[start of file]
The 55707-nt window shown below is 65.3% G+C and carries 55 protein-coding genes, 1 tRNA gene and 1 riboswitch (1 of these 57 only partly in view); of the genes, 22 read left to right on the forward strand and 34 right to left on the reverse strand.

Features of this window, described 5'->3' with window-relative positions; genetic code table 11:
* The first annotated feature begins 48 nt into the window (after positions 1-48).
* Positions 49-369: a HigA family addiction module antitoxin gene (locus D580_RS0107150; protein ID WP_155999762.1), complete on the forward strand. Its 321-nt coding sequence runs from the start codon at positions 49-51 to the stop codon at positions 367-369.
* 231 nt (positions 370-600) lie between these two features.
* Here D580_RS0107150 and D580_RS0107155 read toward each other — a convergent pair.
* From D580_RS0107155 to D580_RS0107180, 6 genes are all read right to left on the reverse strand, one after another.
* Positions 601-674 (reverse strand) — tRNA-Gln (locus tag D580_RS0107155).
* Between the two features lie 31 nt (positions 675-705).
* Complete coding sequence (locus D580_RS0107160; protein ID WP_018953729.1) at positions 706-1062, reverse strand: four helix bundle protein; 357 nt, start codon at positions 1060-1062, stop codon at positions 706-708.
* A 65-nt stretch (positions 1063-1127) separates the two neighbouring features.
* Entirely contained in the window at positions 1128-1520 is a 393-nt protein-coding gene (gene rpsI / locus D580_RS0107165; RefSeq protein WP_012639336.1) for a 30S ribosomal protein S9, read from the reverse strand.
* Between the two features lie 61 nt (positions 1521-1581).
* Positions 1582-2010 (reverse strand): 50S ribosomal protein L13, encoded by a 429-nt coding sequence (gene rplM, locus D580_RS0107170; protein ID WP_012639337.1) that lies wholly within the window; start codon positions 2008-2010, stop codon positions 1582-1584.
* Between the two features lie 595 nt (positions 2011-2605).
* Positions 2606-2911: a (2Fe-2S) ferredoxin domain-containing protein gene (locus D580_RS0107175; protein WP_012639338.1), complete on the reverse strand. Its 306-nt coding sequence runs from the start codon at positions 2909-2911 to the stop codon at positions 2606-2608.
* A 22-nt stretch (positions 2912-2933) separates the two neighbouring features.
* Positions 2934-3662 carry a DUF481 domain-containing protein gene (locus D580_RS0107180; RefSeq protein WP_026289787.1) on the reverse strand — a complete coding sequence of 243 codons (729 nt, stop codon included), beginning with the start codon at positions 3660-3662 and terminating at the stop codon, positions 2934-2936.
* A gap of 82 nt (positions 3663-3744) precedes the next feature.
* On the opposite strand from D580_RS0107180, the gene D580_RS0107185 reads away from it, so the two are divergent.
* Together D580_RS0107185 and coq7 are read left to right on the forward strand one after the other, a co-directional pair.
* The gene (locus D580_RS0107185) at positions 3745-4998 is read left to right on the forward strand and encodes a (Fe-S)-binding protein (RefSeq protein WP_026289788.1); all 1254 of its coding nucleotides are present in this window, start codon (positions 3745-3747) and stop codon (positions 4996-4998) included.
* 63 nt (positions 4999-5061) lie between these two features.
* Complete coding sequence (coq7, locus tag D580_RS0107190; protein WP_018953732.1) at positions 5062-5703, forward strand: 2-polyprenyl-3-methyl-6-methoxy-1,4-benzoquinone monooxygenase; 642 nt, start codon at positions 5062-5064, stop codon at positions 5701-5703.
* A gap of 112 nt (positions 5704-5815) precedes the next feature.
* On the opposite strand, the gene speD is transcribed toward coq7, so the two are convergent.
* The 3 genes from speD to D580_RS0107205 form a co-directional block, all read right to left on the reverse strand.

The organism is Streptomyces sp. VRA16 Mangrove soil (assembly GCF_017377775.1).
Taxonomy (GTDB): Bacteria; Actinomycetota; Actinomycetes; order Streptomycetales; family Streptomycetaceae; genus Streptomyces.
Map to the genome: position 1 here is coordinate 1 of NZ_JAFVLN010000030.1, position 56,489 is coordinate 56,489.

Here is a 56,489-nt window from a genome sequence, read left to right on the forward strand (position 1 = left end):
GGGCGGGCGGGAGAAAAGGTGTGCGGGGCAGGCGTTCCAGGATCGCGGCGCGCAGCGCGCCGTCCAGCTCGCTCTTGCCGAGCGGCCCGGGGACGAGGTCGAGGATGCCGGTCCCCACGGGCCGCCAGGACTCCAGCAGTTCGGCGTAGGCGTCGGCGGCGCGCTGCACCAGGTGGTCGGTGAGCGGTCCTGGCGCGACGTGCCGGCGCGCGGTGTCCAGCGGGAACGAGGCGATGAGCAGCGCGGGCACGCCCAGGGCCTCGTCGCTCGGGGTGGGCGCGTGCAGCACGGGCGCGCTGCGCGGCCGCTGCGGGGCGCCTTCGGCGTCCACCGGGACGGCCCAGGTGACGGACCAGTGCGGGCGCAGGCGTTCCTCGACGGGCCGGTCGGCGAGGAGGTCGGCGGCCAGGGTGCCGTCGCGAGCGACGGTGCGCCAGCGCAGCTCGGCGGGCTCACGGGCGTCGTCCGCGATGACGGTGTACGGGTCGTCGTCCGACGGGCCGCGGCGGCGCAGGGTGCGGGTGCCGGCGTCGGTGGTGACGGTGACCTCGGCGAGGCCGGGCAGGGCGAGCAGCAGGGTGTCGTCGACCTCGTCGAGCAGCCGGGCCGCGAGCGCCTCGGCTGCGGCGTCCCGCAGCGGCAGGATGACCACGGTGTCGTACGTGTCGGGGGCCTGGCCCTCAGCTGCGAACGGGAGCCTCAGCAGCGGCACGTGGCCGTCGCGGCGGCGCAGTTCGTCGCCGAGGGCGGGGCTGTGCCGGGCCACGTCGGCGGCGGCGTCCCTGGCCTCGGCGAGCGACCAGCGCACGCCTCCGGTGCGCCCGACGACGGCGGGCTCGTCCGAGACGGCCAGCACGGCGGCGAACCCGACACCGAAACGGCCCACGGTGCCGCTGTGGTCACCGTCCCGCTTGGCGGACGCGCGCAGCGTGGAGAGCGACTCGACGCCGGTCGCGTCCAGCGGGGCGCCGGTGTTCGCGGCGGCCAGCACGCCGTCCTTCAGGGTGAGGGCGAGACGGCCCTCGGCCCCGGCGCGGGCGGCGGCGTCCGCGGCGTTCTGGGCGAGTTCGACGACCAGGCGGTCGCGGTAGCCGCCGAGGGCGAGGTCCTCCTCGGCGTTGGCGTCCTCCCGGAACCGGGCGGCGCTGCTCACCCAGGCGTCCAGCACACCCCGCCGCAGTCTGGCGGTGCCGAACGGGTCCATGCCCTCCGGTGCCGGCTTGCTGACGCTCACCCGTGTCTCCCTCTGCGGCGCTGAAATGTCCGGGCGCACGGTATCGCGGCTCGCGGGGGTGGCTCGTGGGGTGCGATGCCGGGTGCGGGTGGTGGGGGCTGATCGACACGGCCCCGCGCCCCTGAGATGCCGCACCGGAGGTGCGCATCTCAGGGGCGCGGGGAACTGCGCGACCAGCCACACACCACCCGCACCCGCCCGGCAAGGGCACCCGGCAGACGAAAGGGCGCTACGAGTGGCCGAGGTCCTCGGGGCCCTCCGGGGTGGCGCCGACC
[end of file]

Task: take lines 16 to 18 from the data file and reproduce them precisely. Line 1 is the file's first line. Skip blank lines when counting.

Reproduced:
* Positions 2606-2911: a (2Fe-2S) ferredoxin domain-containing protein gene (locus D580_RS0107175; protein WP_012639338.1), complete on the reverse strand. Its 306-nt coding sequence runs from the start codon at positions 2909-2911 to the stop codon at positions 2606-2608.
* A 22-nt stretch (positions 2912-2933) separates the two neighbouring features.
* Positions 2934-3662 carry a DUF481 domain-containing protein gene (locus D580_RS0107180; RefSeq protein WP_026289787.1) on the reverse strand — a complete coding sequence of 243 codons (729 nt, stop codon included), beginning with the start codon at positions 3660-3662 and terminating at the stop codon, positions 2934-2936.